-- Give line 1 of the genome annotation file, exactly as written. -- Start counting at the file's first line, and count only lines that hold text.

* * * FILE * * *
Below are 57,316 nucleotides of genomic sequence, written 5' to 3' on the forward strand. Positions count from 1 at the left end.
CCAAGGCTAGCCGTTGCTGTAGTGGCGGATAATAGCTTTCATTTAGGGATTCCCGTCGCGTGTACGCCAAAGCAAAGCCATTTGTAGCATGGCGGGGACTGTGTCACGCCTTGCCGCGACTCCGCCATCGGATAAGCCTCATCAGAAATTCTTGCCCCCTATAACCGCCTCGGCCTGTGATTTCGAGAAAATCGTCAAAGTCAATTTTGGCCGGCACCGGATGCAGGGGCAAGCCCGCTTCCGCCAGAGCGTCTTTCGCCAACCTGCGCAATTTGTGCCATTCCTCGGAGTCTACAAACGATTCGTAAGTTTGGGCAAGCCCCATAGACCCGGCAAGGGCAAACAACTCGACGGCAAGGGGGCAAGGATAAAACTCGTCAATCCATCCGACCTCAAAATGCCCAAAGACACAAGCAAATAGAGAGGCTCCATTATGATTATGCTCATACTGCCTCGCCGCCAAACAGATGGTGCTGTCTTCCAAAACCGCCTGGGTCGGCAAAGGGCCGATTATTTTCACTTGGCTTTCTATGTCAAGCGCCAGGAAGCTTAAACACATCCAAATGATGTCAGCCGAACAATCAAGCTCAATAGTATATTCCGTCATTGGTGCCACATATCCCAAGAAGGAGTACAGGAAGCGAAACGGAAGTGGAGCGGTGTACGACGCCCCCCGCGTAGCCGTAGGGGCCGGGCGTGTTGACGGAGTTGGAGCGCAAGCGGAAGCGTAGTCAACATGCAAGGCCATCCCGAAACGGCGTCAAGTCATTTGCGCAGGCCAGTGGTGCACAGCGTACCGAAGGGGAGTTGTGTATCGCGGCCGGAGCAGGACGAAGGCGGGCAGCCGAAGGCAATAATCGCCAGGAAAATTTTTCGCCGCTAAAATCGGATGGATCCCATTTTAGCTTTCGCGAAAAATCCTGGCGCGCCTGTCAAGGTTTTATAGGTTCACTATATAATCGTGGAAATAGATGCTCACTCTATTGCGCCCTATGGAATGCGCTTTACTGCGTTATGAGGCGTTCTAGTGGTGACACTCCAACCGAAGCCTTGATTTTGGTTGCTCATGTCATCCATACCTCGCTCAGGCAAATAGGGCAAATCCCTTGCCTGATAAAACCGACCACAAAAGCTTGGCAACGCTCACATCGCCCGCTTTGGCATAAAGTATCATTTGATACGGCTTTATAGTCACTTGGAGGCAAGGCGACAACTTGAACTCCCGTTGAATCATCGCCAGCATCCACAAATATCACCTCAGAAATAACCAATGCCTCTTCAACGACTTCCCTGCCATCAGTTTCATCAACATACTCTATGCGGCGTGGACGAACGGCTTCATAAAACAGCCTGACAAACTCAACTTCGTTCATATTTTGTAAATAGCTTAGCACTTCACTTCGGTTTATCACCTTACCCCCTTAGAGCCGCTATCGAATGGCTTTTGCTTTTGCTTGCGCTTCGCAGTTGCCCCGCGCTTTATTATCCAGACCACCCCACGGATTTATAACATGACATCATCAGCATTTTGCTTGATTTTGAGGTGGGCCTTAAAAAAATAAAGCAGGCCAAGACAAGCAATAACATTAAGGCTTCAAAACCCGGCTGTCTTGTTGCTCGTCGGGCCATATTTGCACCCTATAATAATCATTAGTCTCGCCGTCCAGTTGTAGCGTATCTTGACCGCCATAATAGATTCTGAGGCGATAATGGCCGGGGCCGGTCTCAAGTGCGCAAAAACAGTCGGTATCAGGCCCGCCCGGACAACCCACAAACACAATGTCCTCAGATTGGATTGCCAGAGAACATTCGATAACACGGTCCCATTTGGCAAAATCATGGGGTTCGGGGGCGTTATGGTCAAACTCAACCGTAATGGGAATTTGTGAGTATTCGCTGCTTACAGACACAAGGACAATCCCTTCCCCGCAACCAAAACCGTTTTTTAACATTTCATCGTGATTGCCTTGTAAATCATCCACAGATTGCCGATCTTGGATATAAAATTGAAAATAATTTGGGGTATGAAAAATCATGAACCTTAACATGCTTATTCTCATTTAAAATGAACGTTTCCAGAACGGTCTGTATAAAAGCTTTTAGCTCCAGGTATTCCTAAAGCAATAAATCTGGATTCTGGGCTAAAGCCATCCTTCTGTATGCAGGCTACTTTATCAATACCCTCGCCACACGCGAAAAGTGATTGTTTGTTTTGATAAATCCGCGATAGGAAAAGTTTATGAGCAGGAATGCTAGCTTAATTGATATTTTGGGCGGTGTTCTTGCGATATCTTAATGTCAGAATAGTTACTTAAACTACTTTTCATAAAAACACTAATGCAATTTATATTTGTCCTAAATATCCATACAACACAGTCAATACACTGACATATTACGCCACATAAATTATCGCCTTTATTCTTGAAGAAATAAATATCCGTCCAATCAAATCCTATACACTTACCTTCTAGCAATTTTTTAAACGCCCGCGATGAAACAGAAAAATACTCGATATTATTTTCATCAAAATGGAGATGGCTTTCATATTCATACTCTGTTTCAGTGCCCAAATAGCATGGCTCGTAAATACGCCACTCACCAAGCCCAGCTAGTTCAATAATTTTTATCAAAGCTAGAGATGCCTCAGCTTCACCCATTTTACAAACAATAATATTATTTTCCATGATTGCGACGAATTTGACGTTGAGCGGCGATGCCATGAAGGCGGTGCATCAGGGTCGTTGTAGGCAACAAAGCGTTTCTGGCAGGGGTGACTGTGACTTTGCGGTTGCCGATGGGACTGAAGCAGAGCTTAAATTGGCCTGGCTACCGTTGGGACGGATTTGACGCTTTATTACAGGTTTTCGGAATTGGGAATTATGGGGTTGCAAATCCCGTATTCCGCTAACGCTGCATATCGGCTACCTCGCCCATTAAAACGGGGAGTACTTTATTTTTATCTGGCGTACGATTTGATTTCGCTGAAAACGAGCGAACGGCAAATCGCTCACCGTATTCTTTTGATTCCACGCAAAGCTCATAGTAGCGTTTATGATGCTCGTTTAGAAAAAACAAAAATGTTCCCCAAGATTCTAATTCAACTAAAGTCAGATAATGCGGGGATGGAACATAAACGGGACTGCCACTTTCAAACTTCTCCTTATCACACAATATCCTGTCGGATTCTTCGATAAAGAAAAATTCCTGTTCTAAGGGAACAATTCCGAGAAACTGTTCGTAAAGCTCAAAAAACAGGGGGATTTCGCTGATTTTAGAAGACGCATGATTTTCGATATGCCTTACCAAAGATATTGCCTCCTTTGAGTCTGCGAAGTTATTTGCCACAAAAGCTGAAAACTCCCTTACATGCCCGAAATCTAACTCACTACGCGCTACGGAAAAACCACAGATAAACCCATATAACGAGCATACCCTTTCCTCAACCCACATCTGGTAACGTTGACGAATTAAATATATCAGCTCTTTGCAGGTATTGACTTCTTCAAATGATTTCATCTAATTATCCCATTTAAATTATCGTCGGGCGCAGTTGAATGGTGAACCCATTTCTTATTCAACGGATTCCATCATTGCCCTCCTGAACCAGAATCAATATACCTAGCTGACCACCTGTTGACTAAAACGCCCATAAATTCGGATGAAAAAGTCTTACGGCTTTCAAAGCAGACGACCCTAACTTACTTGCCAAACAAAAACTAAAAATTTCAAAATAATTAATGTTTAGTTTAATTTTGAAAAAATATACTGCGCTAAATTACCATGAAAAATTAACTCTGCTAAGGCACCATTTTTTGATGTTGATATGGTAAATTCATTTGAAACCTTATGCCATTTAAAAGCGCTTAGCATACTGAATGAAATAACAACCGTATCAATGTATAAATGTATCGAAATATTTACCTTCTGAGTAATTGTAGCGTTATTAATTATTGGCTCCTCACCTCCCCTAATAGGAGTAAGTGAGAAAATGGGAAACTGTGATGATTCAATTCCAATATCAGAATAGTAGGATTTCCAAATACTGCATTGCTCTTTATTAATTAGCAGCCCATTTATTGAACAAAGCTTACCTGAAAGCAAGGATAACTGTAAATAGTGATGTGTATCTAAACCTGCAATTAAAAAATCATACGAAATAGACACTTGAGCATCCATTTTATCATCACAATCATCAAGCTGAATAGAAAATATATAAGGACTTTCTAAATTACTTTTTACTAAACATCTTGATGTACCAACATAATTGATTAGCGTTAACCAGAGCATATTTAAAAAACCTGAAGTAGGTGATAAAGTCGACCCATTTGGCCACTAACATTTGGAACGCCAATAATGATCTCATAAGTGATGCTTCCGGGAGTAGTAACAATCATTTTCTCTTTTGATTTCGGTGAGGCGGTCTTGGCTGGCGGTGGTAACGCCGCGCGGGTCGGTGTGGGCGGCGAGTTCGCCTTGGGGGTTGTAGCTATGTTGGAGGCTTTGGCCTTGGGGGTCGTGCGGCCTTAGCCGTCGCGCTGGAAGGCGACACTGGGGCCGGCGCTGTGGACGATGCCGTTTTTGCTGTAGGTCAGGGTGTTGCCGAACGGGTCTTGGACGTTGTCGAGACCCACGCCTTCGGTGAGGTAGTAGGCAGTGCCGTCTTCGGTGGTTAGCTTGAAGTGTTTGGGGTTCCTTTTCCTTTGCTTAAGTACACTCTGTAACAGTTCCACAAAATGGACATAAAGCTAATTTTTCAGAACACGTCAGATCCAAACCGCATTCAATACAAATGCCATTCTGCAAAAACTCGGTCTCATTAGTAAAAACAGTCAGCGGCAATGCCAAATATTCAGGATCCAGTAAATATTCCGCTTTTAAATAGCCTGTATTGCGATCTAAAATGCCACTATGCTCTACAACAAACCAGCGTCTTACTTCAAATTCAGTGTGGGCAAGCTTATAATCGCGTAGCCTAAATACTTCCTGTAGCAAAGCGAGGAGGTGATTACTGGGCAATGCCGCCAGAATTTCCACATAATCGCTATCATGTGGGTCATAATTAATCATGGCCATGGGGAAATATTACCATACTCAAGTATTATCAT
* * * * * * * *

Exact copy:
Below are 57,316 nucleotides of genomic sequence, written 5' to 3' on the forward strand. Positions count from 1 at the left end.